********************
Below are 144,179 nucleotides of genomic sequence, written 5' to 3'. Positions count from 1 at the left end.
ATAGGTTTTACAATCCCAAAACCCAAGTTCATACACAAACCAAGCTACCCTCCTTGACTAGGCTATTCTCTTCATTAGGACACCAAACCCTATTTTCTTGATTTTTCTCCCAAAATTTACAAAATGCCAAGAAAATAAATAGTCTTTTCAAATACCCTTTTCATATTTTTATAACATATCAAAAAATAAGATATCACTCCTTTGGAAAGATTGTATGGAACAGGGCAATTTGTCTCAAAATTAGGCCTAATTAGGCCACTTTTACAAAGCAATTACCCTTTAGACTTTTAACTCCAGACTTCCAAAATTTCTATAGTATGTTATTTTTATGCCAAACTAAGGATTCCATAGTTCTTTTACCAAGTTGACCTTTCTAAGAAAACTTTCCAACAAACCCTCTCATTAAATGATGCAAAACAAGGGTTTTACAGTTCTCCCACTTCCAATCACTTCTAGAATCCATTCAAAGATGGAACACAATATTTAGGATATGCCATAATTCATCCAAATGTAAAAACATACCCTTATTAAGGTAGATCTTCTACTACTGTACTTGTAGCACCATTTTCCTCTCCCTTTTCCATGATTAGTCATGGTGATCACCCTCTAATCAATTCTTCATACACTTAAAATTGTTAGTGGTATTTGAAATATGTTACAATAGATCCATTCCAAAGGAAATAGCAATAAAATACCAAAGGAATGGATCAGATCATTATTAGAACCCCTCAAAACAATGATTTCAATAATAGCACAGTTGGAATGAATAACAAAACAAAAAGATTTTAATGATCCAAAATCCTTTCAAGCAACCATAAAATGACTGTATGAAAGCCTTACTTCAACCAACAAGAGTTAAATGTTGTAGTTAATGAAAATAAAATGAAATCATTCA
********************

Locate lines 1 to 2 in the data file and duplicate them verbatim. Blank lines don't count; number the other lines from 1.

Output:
Below are 144,179 nucleotides of genomic sequence, written 5' to 3'. Positions count from 1 at the left end.
ATAGGTTTTACAATCCCAAAACCCAAGTTCATACACAAACCAAGCTACCCTCCTTGACTAGGCTATTCTCTTCATTAGGACACCAAACCCTATTTTCTTGATTTTTCTCCCAAAATTTACAAAATGCCAAGAAAATAAATAGTCTTTTCAAATACCCTTTTCATATTTTTATAACATATCAAAAAATAAGATATCACTCCTTTGGAAAGATTGTATGGAACAGGGCAATTTGTCTCAAAATTAGGCCTAATTAGGCCACTTTTACAAAGCAATTACCCTTTAGACTTTTAACTCCAGACTTCCAAAATTTCTATAGTATGTTATTTTTATGCCAAACTAAGGATTCCATAGTTCTTTTACCAAGTTGACCTTTCTAAGAAAACTTTCCAACAAACCCTCTCATTAAATGATGCAAAACAAGGGTTTTACAGTTCTCCCACTTCCAATCACTTCTAGAATCCATTCAAAGATGGAACACAATATTTAGGATATGCCATAATTCATCCAAATGTAAAAACATACCCTTATTAAGGTAGATCTTCTACTACTGTACTTGTAGCACCATTTTCCTCTCCCTTTTCCATGATTAGTCATGGTGATCACCCTCTAATCAATTCTTCATACACTTAAAATTGTTAGTGGTATTTGAAATATGTTACAATAGATCCATTCCAAAGGAAATAGCAATAAAATACCAAAGGAATGGATCAGATCATTATTAGAACCCCTCAAAACAATGATTTCAATAATAGCACAGTTGGAATGAATAACAAAACAAAAAGATTTTAATGATCCAAAATCCTTTCAAGCAACCATAAAATGACTGTATGAAAGCCTTACTTCAACCAACAAGAGTTAAATGTTGTAGTTAATGAAAATAAAATGAAATCATTCA